* * * *

Remains of monster maguey.
Remains of monster maguey.

I planted this maguey when it was quite tiny. It grew. And grew. And grew. I had to get rid of it. These two fellows first cut the fronds off, leaving the base, which was unearthed and toted away.

I’ll never make that mistake again.

outlands

A street in the neighborhood. I could tell you who lives here, but then I’d have to kill you.

Scene inside the Hacienda.
Scene inside the Hacienda.
nearby2
Local beauty parlor.

* * * *

The Zapata Tales ran for six years. The Unseen Moon has shone for three. The daily readership count is about the same. The former focused on my life in Mexico, the latter, not so much.

Things change. Minds change. I doubt I will seek psychological help. What’s the point?

Old wolves don’t need no stinkin’ shrinks.

I hope you enjoyed the lupine Tale and photos.

It’s going to be a wonderful day.

Misplaced Mexican

I AM A MEXICAN? I don’t think so.

Two bloggers this week have put emphasis on my alienation. One, Billie Mercer, steered me to a series of her ever-excellent photos, taken in Houston’s Sixth Ward.

I miss Houston. I felt at home in Houston. I lived there 15 years.

The other, Kim G, is taking a road trip from his home in Boston — destination Mérida — in a rattletrap pickup truck. As I write this, he is in the Old South where I was born and spent 96 percent* of my life. He headed to New Orleans today.

I miss New Orleans where I lived 18 years. I felt at home there.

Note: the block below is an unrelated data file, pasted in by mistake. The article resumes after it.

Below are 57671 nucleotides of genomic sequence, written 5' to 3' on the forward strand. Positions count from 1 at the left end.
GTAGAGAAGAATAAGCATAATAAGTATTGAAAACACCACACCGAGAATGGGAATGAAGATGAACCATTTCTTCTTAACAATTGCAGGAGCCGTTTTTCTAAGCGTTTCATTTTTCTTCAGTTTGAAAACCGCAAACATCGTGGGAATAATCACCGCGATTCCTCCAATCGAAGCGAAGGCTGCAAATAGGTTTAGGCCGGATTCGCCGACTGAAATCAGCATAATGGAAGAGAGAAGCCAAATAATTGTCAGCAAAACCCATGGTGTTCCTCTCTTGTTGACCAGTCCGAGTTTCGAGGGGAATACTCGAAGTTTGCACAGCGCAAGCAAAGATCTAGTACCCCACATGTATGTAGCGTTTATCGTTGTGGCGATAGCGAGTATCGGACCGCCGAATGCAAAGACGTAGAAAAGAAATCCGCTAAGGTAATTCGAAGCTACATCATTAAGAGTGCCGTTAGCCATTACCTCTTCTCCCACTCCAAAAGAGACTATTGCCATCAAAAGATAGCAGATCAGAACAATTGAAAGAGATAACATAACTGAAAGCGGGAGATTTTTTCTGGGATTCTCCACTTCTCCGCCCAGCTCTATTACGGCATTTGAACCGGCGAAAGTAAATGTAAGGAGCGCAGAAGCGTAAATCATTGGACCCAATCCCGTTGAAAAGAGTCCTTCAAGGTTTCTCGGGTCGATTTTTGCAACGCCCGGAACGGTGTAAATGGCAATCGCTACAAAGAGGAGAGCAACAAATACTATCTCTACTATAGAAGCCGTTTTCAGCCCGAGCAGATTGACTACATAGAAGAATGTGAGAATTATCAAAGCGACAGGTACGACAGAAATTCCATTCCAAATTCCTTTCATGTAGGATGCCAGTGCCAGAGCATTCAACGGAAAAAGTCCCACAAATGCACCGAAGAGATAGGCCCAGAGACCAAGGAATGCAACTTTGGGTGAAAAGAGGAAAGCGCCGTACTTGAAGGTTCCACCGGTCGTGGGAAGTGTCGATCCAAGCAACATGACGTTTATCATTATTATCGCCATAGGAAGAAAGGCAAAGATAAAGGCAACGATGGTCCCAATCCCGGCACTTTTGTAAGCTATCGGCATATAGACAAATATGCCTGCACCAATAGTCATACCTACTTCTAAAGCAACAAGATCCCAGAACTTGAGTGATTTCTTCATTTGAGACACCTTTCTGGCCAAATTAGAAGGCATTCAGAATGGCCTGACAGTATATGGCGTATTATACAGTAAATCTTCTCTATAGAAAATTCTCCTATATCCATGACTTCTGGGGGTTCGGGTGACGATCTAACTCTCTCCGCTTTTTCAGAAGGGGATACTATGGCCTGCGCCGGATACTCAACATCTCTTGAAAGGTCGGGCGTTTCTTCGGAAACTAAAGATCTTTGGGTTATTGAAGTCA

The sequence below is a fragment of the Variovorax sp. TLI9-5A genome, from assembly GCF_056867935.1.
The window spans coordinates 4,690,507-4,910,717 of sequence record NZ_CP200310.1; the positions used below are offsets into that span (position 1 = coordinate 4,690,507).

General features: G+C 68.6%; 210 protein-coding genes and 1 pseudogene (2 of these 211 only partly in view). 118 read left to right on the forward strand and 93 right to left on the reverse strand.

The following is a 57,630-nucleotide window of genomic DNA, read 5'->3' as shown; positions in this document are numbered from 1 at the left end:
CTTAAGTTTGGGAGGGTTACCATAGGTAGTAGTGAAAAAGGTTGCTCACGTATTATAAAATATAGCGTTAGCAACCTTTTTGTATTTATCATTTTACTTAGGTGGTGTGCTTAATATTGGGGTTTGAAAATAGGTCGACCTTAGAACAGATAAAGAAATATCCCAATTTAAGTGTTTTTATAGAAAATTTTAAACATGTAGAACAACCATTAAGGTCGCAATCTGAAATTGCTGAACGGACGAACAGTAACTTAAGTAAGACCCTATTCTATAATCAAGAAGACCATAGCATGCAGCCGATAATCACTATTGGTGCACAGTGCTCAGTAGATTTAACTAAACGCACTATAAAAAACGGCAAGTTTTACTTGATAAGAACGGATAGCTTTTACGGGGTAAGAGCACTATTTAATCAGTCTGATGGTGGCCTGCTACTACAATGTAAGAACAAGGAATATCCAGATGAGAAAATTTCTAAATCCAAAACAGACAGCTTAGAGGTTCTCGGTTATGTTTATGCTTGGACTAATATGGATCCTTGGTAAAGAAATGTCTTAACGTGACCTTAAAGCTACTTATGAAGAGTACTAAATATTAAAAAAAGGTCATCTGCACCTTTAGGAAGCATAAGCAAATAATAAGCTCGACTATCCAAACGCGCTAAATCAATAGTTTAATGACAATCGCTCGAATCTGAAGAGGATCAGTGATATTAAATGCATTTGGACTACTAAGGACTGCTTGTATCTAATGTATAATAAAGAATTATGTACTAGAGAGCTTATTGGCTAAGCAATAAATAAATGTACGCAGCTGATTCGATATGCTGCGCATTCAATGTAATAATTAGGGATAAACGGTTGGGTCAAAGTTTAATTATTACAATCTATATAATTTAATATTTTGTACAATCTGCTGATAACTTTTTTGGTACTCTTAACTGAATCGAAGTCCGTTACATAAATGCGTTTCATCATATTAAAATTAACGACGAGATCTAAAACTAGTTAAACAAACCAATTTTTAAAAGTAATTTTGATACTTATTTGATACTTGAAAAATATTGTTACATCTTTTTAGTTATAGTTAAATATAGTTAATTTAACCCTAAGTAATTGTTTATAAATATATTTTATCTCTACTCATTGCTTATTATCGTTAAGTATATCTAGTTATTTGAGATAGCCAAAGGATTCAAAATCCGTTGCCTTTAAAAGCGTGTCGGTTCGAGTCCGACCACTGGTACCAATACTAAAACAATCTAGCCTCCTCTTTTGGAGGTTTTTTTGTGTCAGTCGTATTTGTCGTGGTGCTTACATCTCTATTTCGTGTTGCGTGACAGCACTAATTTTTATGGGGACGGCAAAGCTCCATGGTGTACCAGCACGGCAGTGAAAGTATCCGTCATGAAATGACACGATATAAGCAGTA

cottonFourteen years ago I abandoned not just the Old South, which is quite different from the rest of the nation, but the United States itself. I did it for no political reasons.

I was not angry about anything. I just wanted an adventure, and I got it. Full bore.

I married a Mexican. I became a paperwork Mexican. I built a Mexican home. I learned Spanish pretty good. I have a feed bag of Mexican relatives. They all see me as an alien.

And I am.

Lots of Americans — Gringos, we call ’em — have moved to Mexico, retirees mostly. They all love Mexico so much, but they all head back over the northern border frequently “to visit.” I don’t do that, and I don’t love Mexico, though I find it very interesting and a good place to live, really, especially in light of America’s sad, ongoing disintegration.

I enjoy walking around the plaza, sitting at a sidewalk café, hearing a foreign tongue, living in a land where the government pretty much leaves you in peace. I love the lower cost of living, the superlative healthcare system, the roasted chicken.

I even like tacos.

But where is the rustle of leaves through Spanish moss as moonlight peeks through the pines? The gumbo, snap beans, creamed corn, genuine friendliness, fried okra, jambalaya, mint juleps, fields of peanuts and cotton, red clay roads and bluebirds?

Long gone … for good … for me.

* * * *

* The other 4 percent was spent in Puerto Rico and California.